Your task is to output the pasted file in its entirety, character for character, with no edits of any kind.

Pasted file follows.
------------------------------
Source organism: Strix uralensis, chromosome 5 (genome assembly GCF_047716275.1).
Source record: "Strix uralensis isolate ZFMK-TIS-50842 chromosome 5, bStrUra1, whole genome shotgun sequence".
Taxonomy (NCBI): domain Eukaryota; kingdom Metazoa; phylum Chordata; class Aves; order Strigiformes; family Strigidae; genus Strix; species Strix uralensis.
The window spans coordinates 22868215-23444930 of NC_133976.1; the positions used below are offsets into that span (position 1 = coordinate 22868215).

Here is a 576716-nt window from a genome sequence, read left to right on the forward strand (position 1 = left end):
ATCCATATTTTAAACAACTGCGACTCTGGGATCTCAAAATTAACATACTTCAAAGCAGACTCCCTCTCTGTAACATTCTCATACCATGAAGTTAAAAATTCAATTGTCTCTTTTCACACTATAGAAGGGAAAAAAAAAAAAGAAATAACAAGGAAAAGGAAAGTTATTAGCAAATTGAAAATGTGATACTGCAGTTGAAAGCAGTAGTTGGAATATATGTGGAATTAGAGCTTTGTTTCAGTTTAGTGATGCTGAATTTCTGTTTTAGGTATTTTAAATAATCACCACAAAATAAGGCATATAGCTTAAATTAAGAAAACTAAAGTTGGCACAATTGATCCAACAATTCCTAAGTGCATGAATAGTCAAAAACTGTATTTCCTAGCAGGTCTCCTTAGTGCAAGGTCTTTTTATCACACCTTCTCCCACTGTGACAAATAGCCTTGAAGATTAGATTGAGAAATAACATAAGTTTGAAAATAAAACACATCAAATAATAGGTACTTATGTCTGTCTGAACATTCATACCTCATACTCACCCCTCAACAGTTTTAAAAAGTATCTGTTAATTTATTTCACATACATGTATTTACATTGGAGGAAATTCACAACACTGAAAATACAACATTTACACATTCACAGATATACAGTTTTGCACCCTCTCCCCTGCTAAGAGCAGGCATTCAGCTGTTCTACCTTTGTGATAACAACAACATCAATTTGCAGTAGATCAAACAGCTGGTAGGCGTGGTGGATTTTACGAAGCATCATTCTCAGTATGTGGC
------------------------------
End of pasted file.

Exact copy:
Source organism: Strix uralensis, chromosome 5 (genome assembly GCF_047716275.1).
Source record: "Strix uralensis isolate ZFMK-TIS-50842 chromosome 5, bStrUra1, whole genome shotgun sequence".
Taxonomy (NCBI): domain Eukaryota; kingdom Metazoa; phylum Chordata; class Aves; order Strigiformes; family Strigidae; genus Strix; species Strix uralensis.
The window spans coordinates 22868215-23444930 of NC_133976.1; the positions used below are offsets into that span (position 1 = coordinate 22868215).

Here is a 576716-nt window from a genome sequence, read left to right on the forward strand (position 1 = left end):
ATCCATATTTTAAACAACTGCGACTCTGGGATCTCAAAATTAACATACTTCAAAGCAGACTCCCTCTCTGTAACATTCTCATACCATGAAGTTAAAAATTCAATTGTCTCTTTTCACACTATAGAAGGGAAAAAAAAAAAAGAAATAACAAGGAAAAGGAAAGTTATTAGCAAATTGAAAATGTGATACTGCAGTTGAAAGCAGTAGTTGGAATATATGTGGAATTAGAGCTTTGTTTCAGTTTAGTGATGCTGAATTTCTGTTTTAGGTATTTTAAATAATCACCACAAAATAAGGCATATAGCTTAAATTAAGAAAACTAAAGTTGGCACAATTGATCCAACAATTCCTAAGTGCATGAATAGTCAAAAACTGTATTTCCTAGCAGGTCTCCTTAGTGCAAGGTCTTTTTATCACACCTTCTCCCACTGTGACAAATAGCCTTGAAGATTAGATTGAGAAATAACATAAGTTTGAAAATAAAACACATCAAATAATAGGTACTTATGTCTGTCTGAACATTCATACCTCATACTCACCCCTCAACAGTTTTAAAAAGTATCTGTTAATTTATTTCACATACATGTATTTACATTGGAGGAAATTCACAACACTGAAAATACAACATTTACACATTCACAGATATACAGTTTTGCACCCTCTCCCCTGCTAAGAGCAGGCATTCAGCTGTTCTACCTTTGTGATAACAACAACATCAATTTGCAGTAGATCAAACAGCTGGTAGGCGTGGTGGATTTTACGAAGCATCATTCTCAGTATGTGGC